All the world is nuts about
R: After spending a stimulating morning at the Los Angeles Harambee Farmers' Market at Slauson and Crenshaw, we were ready for a hearty lunch. Just a few blocks away on Slauson we spotted a colorful pink and blue trimmed building with large letters that read, "Mr. Wisdom Organic Wheat Grass Farm and Health Food Store." Prominently placed near the street was a tall, freestanding sign announcing "Mr. Wisdom Organic Health Food Hari Krishna Restaurant."
Z: Reuben said, "Looks interesting. Let's explore." We parked and walked down the driveway where a sign guided us to the entrance of an old house on a raised foundation. The horizontal railing bars that flanked the narrow porch leading to the rear of the house were also painted in alternating pink and blue. How many years this aged house was standing was anyone's guess.
R: Mr. Wisdom, a gentle man with a smiling face, greeted us warmly as soon as we entered. Immediately to the left was the juice bar, a room that was once the kitchen of the old house. The old dining area became Mr. Wisdom's kitchen, a small space that more closely resembled a laboratory with shelves, counters, cupboards, and a small steam table that held the day's lunch and dinner specialties.
Z: Mr. Wisdom, whose real name is Clifton Billings, has a third name as well. While living many years in a Hari Krishna ashram, he took the spiritual name Krishna Bhavana that means fixed in devotion to Krishna. During his years in the Krishna community, he learned to cook vegetarian foods using the principles handed down from the teachings. His goal when he left the ashram was to come back to his African American community and share the Hari Krishna teachings.
R: The enticing aromas emanating from the steam table reminded us about our focus on lunch. Proudly Mr. Wisdom raised each of the lids and described the foods he had prepared. He spent a busy morning cooking Pinto Beans, Black-eyed Peas, Steamed Vegetables, Brown Rice, Sabzi, Mung Bean Soup, and Tomato Chutney. Everything was pure vegan. We had only to decide on a small, medium, or large serving that would be placed in a Styrofoam container.
Z: Prices were quite reasonable. The small size was $4.95, the medium $6.25, and the large $7.95. We decided on the medium size. When we saw the huge portions Mr. W. was generously heaping into the container, we realized the second container ought to be a small one. We carried our meals into the living room of the old house and chose one of three small tables. Sitting on bridge chairs next to the window, we began our simple feast.
R: With the first taste of the Pinto Beans we shared silent nods of approval. Noticeable was a moderate touch of spice in the well-seasoned beans. Then we dipped our plastic forks into the Sabzi, a green and golden combination of cooked potatoes, squash, sweet potatoes, and Swiss chard pleasantly seasoned with Indian spices and heightened by a generous sprinkle of cayenne.
Z: Mr. W. spooned the flavorful and lightly spiced Mung Bean Soup over the Brown Rice, sparking the rice with rich flavor. Steamed vegetables dressed in Tomato Chutney completed our luncheon plate. Mr. Wisdom believes variety is important. The vegetable combination included carrots, cauliflower, broccoli, turnip, and green and purple cabbage.
R: The vegetables themselves were unseasoned, but the topping of Tomato Chutney was a deliciously unique blend of fresh tomatoes, fenugreek, ginger, mustard seed, turmeric, cayenne, and Turbinado sugar that were cooked down to a comfit. We discovered just how much Mr. W. loves to cook with cayenne pepper when he took a few minutes to talk with us.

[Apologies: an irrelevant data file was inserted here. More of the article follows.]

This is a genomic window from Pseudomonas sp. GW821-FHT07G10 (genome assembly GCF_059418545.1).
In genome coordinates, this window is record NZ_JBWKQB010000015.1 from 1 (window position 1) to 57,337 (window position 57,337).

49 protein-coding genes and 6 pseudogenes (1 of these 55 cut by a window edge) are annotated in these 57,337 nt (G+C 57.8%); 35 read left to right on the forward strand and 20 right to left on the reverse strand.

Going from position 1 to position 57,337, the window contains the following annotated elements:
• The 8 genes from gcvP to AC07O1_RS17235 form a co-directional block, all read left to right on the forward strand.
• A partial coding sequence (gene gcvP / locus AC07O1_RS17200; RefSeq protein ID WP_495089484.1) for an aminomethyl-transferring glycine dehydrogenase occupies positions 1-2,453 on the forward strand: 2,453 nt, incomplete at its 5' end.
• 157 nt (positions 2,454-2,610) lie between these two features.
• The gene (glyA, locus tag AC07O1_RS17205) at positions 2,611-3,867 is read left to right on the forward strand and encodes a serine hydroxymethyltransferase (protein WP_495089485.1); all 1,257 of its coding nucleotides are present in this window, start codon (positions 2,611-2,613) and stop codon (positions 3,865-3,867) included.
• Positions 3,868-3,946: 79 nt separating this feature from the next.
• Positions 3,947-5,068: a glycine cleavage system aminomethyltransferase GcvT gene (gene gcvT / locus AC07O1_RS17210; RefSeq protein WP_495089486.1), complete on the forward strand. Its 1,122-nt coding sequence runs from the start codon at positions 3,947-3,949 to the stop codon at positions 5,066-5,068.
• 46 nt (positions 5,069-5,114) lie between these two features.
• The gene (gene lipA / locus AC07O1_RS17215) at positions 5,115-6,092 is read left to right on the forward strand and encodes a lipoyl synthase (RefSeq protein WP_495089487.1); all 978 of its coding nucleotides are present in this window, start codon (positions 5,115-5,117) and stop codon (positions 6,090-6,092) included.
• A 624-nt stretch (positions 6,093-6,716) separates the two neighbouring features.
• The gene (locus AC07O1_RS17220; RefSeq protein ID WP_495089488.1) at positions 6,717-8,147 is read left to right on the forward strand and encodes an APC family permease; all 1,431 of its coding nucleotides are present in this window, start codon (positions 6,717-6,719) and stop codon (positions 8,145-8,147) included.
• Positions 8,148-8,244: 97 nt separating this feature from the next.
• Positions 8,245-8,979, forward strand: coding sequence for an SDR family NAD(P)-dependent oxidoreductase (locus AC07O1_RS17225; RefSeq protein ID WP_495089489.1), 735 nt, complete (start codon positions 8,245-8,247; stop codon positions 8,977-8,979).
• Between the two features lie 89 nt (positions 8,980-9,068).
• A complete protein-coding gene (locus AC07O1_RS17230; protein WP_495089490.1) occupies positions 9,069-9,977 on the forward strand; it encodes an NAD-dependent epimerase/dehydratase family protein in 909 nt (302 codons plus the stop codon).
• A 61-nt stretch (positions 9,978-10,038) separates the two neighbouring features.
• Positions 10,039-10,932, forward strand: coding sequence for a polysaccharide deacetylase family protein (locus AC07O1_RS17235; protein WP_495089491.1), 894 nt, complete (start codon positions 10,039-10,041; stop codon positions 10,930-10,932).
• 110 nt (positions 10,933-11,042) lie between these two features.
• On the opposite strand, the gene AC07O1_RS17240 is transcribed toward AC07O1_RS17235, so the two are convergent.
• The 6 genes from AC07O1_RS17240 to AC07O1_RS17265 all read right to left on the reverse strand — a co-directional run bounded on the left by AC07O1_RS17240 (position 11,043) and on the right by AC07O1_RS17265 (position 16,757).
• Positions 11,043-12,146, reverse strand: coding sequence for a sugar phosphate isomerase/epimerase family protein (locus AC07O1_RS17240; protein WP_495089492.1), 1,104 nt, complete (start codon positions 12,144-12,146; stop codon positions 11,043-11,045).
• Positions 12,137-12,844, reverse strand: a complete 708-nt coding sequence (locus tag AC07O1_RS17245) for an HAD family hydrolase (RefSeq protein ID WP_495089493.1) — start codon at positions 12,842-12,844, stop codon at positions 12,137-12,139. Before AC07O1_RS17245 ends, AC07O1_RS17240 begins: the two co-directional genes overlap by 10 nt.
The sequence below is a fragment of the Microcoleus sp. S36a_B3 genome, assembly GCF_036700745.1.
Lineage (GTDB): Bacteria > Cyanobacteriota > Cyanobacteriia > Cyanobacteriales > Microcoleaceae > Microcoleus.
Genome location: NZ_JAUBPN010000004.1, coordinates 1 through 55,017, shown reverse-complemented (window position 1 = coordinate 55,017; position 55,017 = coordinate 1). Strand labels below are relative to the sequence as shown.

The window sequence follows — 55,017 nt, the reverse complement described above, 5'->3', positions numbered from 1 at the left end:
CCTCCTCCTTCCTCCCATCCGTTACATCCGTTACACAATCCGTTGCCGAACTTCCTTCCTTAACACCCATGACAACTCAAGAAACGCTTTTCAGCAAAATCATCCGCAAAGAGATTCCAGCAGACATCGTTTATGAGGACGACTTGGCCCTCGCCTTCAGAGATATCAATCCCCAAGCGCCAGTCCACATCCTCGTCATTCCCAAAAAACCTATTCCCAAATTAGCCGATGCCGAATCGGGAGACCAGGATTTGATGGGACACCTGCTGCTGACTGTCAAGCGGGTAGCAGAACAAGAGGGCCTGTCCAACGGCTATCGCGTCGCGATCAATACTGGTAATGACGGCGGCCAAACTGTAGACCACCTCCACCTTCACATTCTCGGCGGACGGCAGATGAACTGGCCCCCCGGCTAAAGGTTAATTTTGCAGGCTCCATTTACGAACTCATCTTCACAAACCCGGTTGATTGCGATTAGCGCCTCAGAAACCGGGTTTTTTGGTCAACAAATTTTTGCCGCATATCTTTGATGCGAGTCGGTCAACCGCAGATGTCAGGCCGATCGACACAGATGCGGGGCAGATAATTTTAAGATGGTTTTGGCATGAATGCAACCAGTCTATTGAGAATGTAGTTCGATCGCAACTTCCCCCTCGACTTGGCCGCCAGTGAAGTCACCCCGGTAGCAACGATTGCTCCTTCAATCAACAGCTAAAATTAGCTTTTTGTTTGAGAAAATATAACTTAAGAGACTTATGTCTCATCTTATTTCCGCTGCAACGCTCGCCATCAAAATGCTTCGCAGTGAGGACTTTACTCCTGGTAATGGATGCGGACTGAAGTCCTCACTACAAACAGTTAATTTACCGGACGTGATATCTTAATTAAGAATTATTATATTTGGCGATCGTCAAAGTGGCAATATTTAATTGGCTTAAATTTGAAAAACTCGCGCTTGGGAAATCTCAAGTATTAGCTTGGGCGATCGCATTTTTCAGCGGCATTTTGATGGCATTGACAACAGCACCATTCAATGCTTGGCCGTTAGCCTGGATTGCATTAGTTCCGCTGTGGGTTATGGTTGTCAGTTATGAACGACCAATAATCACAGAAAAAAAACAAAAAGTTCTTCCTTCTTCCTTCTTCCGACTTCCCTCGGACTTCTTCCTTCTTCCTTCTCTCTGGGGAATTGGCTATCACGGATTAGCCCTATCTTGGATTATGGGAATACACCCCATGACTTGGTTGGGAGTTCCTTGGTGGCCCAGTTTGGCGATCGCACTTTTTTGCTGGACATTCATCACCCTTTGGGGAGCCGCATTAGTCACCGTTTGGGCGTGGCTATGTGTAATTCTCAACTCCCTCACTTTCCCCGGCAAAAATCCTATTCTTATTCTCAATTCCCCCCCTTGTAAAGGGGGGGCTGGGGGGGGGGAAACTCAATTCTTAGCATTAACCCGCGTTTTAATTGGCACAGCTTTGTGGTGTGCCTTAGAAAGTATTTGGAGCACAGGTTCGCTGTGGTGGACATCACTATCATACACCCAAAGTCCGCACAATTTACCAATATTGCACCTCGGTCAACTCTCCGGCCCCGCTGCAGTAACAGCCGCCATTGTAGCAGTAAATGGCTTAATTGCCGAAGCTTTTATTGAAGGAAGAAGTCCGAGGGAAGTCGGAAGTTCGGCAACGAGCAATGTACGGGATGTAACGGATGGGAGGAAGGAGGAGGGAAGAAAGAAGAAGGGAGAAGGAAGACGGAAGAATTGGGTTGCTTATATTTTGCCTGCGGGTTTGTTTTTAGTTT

Z: Cayenne pepper, we learned, is very cleansing and better for the digestion than any other kind of pepper. Mr. Wisdom hurried back to the kitchen area to greet other customers who came in for health advice, some smoothies, and wheat grass juice. Adjacent to our dining area was the Herb Room with shelves displaying large containers of dried herbs. Our dining area with its uncarpeted hardwood floors took up one half of the living room that was partitioned by a wooden lattice. On the other side of the lattice were shelves displaying a small variety of health food items and a few vegetarian cook books.
R: What gave the room its real character were the numerous wall posters of Hari Krishna spiritual figures. Along the lattice was a colorful, life-size poster of Prabhupada, the spiritual leader who brought the Hari Krishna philosophy to the United States in 1965.
Z: Painted on the wall were philosophical expressions. One said, "You can tell the tree by its fruits," Another read, "Your health is your wealth."
R: Sunday is a special day for Mr. Wisdom. He posts flyers to announce an open invitation to those interested in a self-realization discourse, meditation, and a free vegetarian buffet. During our dining experience, we asked many questions of this man with an embracing spirit, yet we never felt proselytized.
Z: Before leaving, I suggested we order a small cup of wheat grass juice. Usually wheat grass juice has an unpleasant astringent taste. But as we sipped our little cups of freshly squeezed wheat grass, we savored an intense sweetness. It felt good to leave with a sweet taste in our mouths.
R: That fresh organic wheat grass is homegrown by Mr. Wisdom in his backyard greenhouse where he rasises it along with his special barley grass.
Z: Strolling down the driveway toward the sidewalk, we saw a sign on the wall we hadn't noticed before. It read, "You are entering the spiritual zone. Please turn off all radios and negative thoughts." We didn't have any negative thoughts to turn off. The lunch was a very positive experience.
3526 W. Slauson Ave., Los Angeles, CA 90043
Reviewed November 2003